On the psychology of bistable/multistable perception

Take a look at Fig. 1a. What do you see? For most people, this simple line drawing from psychologist Roger Sheperd is consistent with one of two possible interpretations: Either people see a martini (with an olive) or else they report seeing the lower half of a woman wearing a bikini (and her belly button; [61]). However, if you keep staring at the image, you should hopefully be able to ‘see’ both interpretations; not at the same time, mind you, but one after the other. And knowing about the two possible ‘readings’ of this particular image, your interpretation of what exactly it is that you are looking at may well flip back-and-forth over time.
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Fig. 1

a The bikini-martini illusion. Both interpretations are possible. This ‘classic’ bistable figure from Roger Shepard [61]. b The Swiss naturalist Ernst Necker first recognized the bistable nature of this crystal that he drew back in 1832 [47]

Next, take a look at the Necker cube shown in Fig. 1b. This crystal structure, first drawn by the geologist Ernst Necker in an article published back in 1832, constitutes another example of bistable perception [47]. What do you see? An outline of a wire cube (or crystal), right? However, this visual stimulus can also be interpreted in one of two ways—sometimes with one corner appearing to poke out of the image and at other times seeming to recede to the back of the figure instead. Now, as you keep staring at the figure, you may well find that the alternative interpretations pop into your consciousness (once again, not both at the same time, but one after the other). And, as you keep staring at the image, your perception will most likely alternate back-and-forth.5

Psychologists have conducted research to measure the frequency with which such spontaneous reversals take place find that the Necker cube spontaneously oscillates back-and-forth every 2.5–3.0 s or so, on average (see [53], pp. 55–58). It has been argued that this form of spontaneous, or involuntary, reversal provides evidence for the existence of competing representations in the visual system vying for dominance during perception. In fact, this is but one of the pieces of evidence that Richard Gregory and others have put forward in order to support their argument that perception should be viewed as a process of active hypothesis generation, rather than merely of the passive interpretation of the incoming sensory signals (see also [35]).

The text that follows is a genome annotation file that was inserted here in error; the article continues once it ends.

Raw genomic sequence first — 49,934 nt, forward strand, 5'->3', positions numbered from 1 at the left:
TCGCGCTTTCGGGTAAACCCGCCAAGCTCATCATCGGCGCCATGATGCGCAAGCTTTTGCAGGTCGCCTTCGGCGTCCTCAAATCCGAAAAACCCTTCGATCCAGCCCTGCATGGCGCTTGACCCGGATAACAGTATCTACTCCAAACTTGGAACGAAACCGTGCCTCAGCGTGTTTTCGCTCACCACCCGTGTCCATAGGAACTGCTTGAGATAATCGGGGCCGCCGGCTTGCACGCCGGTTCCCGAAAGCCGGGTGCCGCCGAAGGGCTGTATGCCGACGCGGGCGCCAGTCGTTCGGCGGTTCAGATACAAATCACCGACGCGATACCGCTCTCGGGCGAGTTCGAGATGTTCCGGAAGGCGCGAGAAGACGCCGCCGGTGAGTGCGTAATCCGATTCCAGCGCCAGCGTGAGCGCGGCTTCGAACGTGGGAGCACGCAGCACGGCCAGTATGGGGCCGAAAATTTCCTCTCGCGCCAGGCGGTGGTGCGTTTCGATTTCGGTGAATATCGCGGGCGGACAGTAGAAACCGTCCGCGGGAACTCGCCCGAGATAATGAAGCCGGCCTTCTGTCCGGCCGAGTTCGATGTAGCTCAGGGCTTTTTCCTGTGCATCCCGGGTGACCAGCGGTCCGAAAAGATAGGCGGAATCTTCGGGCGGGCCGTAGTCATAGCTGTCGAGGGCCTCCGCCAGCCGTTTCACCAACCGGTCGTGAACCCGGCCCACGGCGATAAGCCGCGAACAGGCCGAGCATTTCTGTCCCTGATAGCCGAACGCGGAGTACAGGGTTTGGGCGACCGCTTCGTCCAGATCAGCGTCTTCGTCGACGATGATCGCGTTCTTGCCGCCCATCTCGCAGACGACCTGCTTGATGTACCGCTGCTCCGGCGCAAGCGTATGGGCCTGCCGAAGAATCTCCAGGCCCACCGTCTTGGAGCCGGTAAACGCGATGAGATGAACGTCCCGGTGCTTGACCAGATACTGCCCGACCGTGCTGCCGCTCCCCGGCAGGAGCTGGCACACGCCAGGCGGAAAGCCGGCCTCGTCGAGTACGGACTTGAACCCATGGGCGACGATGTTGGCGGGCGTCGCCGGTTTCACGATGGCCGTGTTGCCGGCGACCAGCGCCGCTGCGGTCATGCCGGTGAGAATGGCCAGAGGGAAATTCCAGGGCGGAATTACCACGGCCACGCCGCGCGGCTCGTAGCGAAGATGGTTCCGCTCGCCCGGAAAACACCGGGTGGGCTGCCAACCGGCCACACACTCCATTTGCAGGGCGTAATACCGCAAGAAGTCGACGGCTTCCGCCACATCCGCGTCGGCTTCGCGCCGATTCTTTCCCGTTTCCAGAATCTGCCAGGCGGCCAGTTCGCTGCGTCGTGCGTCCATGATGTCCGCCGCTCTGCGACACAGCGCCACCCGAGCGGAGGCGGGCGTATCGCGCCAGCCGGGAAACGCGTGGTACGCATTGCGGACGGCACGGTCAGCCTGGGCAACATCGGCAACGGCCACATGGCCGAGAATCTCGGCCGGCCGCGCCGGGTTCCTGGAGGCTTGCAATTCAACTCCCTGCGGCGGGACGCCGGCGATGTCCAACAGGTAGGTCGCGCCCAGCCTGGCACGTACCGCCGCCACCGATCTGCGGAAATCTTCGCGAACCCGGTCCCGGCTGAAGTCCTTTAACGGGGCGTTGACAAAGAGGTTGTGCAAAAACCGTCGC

There are, in fact, many such bistable visual stimuli. Examples that one finds commonly referred to in the psychology literature include the duck/rabbit and the chef puppy.6 Intriguingly, a subset of visual stimuli has been reported that can actually have more than two interpretations; such stimuli are referred to as multistable (e.g. see [5, 55]). While it is certainly true that bistable, or multistable, perception has most often been reported in the visual modality, such phenomena are by no means restricted to this sense. Numerous examples of bistability have, for example, also been reported in the auditory and tactile modalities as well (e.g. see [8, 23, 84]).

So, for example, in the case of audition, if a sequence of lower-pitched sounds is presented to one ear and a sequence of higher-pitched sounds to the other, then at low rates of stimulus presentation, people perceive a single sound source moving back-and-forth between their ears. However, as the rate of stimulus presentation increases, there comes a point at which the streams segregate and people now report hearing a low-pitched sound source in one ear and a separate higher-pitched sound source in the other [9, 43, 49, 80, 81]. There exists a range of presentation rates at which the same auditory stimuli can be perceived in either way (see [77], for a review). Crucially, the research suggests that in this region, people’s perception will tend to flip back-and-forth spontaneously.

As far as touch is concerned, researchers have taken bistable apparent motion quartets and demonstrated that they also occur on the skin surface when presented at the appropriate, though likely differing, rate from vision (e.g. [11]; see also [23]). Although less frequently studied, there has been a recent growth of interest in bistable/multistable perception in the multisensory case as well (e.g. [10, 36, 59, 60]; see [69], for a review).7

To summarize, what we have seen so far: Numerous examples of bistable, or, on occasion, multistable, perception have been reported in the literature, over the last century or so. They have been demonstrated in vision, in hearing, and in touch; they even occur in the case of multisensory perception. One characteristic of such stimuli is that they flip back-and-forth spontaneously. It is at this point, then, that one can ask: ‘What about the chemical senses? Do similar perceptual phenomena exist there? That is, are there bistable/multistable tastes, aromas, or even flavours?